The geek chorus

Every sub-topic has its geeks. There are geeks who are into pencils, Bob Dylan, futures pricing. There are geeks who obsess about Wikipedia edits, journalism and even geek culture.

When you do something that matters, it will probably matter to the geeks most of all, and the geeks will speak up, dissect, analyze and perhaps extol or criticize. It’s a symptom of doing good work.

The question is this: will you spend a lot of time listening to them?

The more you listen to this audience, the more likely it is you will delight them.

On the other hand, if you want to reach a much larger audience, you have no choice but to figure out when to ignore them.

       

Holiday shopping head start

I’ve put together some reviews of particularly arcane, wonderful or just nicely giftable items for people you want to indulge this season. Things you can hold and touch and wave around. Or at least listen to.

So far, royalties from my reviews have raised more than $35,000 for Acumen and other worthy causes. Thanks!

Headphones that dramatically change the experience of listening

A coffee table book featuring funny people in poignant poses

An over-the-top MP3 and digital music player for people who love music and gadgets

A flashlight that doesn’t deserve the term. It’s more of a functioning light sabre

A new set of all of Bob Dylan. Well, almost all.

And when in doubt, add a hug.

       

Levels of marketing magic, the placebo effects of desire

ANTICIPATION: Before the product is released, the true fans are buzzing and speculating and waiting in line. The anticipation is self-reinforcing, a placebo effect of desire.

UTILITY: The album is good, the software is useful, the book changes things. It works better than we hoped. Exceeding expectations pays significant dividends.

REMARK: It’s purple. Remarkable. Worth talking about. The word spreads. Ten people tell ten people and suddenly, it’s abuzz. Not because of PR or hype, but because the remarkability is built right into the product or service itself. And more people enjoy things that are getting buzzed about.

TRIBE: The core group, the true fans, are even more connected than before. The organization has helped them organize, the product creates a culture, commitments are made, conversations persist, a culture is built. To use something that makes us feel as though we belong is magic indeed.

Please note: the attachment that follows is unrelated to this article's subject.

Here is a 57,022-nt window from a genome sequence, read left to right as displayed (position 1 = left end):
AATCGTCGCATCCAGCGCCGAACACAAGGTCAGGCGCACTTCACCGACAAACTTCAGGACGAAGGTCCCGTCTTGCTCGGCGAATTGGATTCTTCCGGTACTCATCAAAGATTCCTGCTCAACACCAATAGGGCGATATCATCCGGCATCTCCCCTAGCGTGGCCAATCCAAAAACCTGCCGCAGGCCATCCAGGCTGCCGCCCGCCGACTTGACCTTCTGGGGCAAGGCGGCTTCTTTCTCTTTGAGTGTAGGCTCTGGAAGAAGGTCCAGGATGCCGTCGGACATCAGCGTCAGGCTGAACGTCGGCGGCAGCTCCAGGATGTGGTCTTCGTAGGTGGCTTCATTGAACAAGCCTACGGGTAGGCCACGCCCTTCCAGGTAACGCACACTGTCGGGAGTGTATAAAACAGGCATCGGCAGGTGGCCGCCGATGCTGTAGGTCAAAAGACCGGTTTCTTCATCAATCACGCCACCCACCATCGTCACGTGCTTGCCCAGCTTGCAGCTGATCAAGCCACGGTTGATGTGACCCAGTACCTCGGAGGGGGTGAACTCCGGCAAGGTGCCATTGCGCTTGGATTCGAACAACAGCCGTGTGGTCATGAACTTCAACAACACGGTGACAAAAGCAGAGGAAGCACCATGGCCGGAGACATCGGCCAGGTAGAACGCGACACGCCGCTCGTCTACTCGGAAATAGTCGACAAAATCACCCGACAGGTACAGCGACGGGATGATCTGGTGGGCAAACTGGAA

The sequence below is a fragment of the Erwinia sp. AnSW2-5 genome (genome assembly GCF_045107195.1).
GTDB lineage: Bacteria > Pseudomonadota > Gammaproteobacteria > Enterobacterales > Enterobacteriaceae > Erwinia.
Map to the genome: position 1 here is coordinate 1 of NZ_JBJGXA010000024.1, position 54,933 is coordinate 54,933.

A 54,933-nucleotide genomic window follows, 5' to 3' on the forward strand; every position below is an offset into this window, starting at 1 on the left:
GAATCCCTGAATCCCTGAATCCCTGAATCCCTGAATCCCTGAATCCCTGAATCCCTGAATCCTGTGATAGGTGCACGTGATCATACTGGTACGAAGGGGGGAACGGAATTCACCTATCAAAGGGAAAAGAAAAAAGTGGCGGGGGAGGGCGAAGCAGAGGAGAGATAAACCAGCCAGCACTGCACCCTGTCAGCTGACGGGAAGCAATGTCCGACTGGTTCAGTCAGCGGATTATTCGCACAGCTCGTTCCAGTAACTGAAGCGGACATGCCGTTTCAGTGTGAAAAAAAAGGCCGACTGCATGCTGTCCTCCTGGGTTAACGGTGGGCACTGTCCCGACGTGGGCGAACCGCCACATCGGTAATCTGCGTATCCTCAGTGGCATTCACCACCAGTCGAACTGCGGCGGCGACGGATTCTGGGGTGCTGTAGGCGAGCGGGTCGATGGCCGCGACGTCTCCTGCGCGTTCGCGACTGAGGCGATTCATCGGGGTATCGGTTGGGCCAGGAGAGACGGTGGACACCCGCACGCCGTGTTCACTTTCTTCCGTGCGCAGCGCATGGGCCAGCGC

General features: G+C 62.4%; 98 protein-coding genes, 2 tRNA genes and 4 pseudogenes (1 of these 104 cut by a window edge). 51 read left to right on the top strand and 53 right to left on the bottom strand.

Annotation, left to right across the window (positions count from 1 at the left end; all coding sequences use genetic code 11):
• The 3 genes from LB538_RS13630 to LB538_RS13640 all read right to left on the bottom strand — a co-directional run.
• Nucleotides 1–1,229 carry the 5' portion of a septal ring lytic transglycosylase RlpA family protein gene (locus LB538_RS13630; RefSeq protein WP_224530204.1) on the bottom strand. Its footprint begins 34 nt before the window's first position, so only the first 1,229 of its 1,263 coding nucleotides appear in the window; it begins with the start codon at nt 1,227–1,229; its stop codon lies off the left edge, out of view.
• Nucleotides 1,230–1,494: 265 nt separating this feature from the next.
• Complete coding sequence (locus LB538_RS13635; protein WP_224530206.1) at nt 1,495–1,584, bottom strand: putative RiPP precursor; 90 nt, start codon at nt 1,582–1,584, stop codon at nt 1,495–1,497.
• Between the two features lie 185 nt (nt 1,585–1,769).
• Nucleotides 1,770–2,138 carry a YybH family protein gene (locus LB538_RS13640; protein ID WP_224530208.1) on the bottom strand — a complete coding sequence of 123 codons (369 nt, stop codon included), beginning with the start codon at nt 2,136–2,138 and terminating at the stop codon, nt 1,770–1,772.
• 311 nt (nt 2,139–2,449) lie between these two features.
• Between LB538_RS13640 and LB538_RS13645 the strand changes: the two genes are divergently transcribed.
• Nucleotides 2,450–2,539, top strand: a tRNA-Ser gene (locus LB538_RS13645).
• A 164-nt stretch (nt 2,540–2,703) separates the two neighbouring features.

[repeat]

If this sounds like Apple, Bob Dylan, The Rocky Horror Picture Show, the Dead, gun collectors or Shake Shack, it’s not an accident. It’s definitely not an accident.

Building your backlist (and living with it forever)

Authors and musicians have one, certainly. This is the book you wrote seven years ago or the album from early in your career. The book keeps selling, spreading the ideas and making a difference. The album gets played on the radio, earning you new fans.

“Backlist” is what publishers call the stuff that got published a while ago, but that’s still out there, selling.

The Wizard of Oz, Bob Dylan’s Greatest Hits and Starsky and Hutch all live on the backlist

Without a backlist, all book publishers would go out of business in no time. The backlist pays dividends long after the work is over.

Advertisers didn’t used to have a backlist. You paid for that magazine or newspaper or TV ad, and within just one cycle, it was gone, forever.

Today, of course, the work you put on the internet has a good chance of staying there for a very long time. The internet doesn’t easily forget.

That TED talk, then is going to be around for your grandchildren to see. The review of your new restaurant, or the generous connection you made on a social network–they’re going to last.

I almost hired someone a few years ago–until I googled her and discovered that the first two matches were pictures of her drinking beer from a funnel, and her listed hobby was, “binge drinking.” Backlist!

Two things are going to change as you develop a backlist:

–You’re going to become a lot more aware of the posterity of the work you do. It’s all on tape, all left behind. Just as you’re less likely to litter in your own backyard, the person aware of his backlist becomes more careful and civic minded.

–You’re going to want people to pay attention to your backlist… in my case, the free videos, various ebooks and printed things I’ve done over the years. In your case, maybe it’s your blog, or the projects you’ve built or the reputation you’ve earned.

Your history of work is as important as the work you’ll do tomorrow.